Women & Heart Disease: Get the Facts
When most people think of February, they probably visualize Valentine’s Day, heart-shaped boxes of chocolates, or Cupid spreading love in the air. However, February also marks American Heart Month, which is kicked off every year by the American Heart Association’s Go Red for Women® Movement. As advocates for cardiovascular health, Pegalis Law Group, LLC recognizes the need to educate our clients about heart disease. Learn more about how heart disease affects women and ways you can be proactive in loving yourself and taking care of your heart this month.
How Does Heart Disease Affect Women?
Heart disease is an umbrella term referring to several heart conditions, including coronary artery disease and heart attacks. While many consider heart disease as being something that affects men primarily, the reality is it affects nearly as many women every year. Responsible for one out of every five female deaths, according to the Centers for Disease Control and Prevention (CDC), heart disease is among the leading causes of death for women in the United States. Statistics also show about one out of every 16 women age 20 or older shows early signs of coronary heart disease, many without even realizing it.
What Are Common Symptoms of Heart Disease?
Heart disease is frequently called a silent killer. Common symptoms of heart disease include fatigue, nausea or vomiting, and sharp pains in the chest, neck, jaw, throat, upper abdomen, or back. Because these symptoms are also associated with several other health conditions, many women make the fatal mistake of ignoring the warning signs until it’s too late. That’s why the Go Red for Women® Movement was started. Through this and other initiatives, more women across the country and globe are being made aware of heart disease, so they don’t become just another statistic.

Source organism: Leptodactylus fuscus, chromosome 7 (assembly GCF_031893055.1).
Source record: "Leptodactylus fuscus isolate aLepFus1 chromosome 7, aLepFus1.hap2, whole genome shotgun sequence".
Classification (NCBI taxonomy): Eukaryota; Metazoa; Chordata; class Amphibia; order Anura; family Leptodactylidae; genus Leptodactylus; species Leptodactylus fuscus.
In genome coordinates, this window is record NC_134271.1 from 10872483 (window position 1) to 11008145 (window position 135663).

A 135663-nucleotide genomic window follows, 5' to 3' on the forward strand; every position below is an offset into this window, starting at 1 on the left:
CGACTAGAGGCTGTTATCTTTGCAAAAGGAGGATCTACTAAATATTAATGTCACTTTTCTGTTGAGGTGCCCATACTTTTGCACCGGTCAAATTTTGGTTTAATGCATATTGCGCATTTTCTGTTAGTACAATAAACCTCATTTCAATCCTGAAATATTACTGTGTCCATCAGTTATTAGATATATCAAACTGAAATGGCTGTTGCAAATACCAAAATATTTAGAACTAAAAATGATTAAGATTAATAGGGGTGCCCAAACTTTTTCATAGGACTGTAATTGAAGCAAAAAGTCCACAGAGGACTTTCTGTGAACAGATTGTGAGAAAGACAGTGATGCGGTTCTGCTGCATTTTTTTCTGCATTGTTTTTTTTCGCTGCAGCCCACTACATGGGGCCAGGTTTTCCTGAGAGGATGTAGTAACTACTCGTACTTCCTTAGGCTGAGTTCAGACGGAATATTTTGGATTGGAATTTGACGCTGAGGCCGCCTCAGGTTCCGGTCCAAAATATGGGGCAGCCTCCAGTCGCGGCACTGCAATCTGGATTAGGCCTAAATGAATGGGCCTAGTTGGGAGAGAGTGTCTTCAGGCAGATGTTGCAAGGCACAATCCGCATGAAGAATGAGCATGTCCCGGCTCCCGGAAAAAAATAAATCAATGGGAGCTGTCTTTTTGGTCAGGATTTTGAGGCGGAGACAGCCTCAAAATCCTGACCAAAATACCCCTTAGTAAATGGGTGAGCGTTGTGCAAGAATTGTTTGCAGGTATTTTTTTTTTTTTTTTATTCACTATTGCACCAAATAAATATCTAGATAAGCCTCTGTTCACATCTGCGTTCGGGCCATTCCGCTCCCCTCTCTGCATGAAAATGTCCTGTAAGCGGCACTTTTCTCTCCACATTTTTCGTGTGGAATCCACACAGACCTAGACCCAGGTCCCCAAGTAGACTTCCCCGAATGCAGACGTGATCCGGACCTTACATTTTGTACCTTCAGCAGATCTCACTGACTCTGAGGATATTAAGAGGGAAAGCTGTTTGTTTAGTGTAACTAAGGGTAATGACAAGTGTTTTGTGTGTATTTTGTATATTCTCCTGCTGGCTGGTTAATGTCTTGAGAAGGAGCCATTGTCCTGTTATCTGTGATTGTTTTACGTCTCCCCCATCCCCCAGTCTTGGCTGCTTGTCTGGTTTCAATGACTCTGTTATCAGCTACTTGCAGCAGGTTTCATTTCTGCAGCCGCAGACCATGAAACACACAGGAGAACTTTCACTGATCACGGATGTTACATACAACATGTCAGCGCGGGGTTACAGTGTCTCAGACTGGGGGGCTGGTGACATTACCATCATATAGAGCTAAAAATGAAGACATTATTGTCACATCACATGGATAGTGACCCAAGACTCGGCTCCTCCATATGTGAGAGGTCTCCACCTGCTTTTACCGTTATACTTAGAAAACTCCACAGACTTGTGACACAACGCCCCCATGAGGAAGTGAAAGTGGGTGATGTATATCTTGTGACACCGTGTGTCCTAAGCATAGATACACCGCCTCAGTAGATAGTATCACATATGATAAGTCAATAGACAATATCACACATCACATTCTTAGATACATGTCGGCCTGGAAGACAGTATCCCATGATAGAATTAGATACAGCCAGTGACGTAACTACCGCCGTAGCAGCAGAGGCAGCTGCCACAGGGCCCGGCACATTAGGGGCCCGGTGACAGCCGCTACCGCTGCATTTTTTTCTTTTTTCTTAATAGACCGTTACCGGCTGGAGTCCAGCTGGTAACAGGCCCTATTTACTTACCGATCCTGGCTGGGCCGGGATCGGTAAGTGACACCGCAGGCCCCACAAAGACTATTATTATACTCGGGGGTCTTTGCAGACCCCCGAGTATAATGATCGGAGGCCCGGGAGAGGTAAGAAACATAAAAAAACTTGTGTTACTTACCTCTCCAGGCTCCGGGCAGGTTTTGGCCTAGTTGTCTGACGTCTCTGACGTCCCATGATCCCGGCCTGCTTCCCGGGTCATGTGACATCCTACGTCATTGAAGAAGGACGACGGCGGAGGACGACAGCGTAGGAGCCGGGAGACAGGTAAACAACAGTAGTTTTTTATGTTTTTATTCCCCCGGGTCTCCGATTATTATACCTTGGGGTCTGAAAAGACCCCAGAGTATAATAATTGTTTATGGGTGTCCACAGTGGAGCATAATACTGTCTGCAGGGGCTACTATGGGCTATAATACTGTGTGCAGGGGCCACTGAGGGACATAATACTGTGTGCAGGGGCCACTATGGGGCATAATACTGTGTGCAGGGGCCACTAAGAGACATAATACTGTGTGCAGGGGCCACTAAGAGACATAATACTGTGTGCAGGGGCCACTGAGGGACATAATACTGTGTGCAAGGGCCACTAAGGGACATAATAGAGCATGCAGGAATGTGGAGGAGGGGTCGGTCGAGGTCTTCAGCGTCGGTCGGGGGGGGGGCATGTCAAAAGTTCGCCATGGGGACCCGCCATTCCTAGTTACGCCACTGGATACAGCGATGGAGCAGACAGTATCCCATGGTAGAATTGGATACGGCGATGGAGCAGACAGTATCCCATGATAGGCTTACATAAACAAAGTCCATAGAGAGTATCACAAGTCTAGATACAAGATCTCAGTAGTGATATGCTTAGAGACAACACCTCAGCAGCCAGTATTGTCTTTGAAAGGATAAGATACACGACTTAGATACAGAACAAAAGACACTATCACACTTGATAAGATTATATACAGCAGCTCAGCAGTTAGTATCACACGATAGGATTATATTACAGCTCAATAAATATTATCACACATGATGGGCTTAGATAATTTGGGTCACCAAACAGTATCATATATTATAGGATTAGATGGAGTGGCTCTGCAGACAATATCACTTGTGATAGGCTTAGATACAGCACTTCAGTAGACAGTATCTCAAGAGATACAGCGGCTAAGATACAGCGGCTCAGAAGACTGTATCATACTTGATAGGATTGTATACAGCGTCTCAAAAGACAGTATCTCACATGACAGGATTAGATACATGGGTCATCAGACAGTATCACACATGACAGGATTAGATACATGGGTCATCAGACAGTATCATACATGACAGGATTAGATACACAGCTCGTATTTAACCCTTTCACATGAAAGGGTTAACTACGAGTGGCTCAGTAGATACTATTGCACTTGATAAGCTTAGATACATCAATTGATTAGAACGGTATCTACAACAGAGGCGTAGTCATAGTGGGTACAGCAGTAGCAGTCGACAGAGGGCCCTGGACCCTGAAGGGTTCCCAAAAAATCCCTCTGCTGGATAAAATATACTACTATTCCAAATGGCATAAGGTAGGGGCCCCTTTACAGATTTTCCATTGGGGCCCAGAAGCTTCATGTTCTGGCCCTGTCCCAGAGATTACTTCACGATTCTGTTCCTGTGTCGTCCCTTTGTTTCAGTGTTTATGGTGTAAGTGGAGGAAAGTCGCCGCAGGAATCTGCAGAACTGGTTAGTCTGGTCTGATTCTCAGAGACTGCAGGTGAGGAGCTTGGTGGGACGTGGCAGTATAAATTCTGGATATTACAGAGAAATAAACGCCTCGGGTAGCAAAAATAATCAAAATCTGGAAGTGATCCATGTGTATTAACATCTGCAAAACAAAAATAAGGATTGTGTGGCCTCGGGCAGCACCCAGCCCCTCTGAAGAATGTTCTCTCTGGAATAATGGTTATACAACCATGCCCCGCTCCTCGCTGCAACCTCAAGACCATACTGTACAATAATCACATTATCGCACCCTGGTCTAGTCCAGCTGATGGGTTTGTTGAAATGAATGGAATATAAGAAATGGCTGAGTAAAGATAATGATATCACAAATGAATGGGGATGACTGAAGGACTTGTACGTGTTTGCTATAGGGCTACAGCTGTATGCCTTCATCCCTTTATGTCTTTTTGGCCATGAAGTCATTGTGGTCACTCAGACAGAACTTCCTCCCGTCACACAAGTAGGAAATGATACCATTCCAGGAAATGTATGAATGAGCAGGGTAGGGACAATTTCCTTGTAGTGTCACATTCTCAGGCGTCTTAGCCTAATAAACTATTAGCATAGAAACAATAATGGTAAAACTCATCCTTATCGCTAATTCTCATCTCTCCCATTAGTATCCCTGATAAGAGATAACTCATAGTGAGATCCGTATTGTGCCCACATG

Who’s Most at risk for developing heart disease?
Women who are inactive, obese, maintain a poor diet, drink too much alcohol, or who are diabetic are more at risk for developing heart disease. However, there are proactive steps you can take to reduce that risk. Have your cholesterol, blood pressure, and triglycerides checked regularly and get yourself tested for diabetes. Limit your alcohol consumption and make this the year you finally quit smoking. If you’re overweight, talk to your doctor about healthy changes you can make in your lifestyle and diet or better ways to cope with daily stress.
Pegalis Law Group, LLC Encourages Proactive Heart Health
Pegalis Law Group, LLC is a New York law firm focused on educating our clients year-round about heart disease prevention and treatment. Please visit our website and follow us on YouTube, Twitter, Facebook, and LinkedIn to receive more updates about how you can be proactive with your heart health.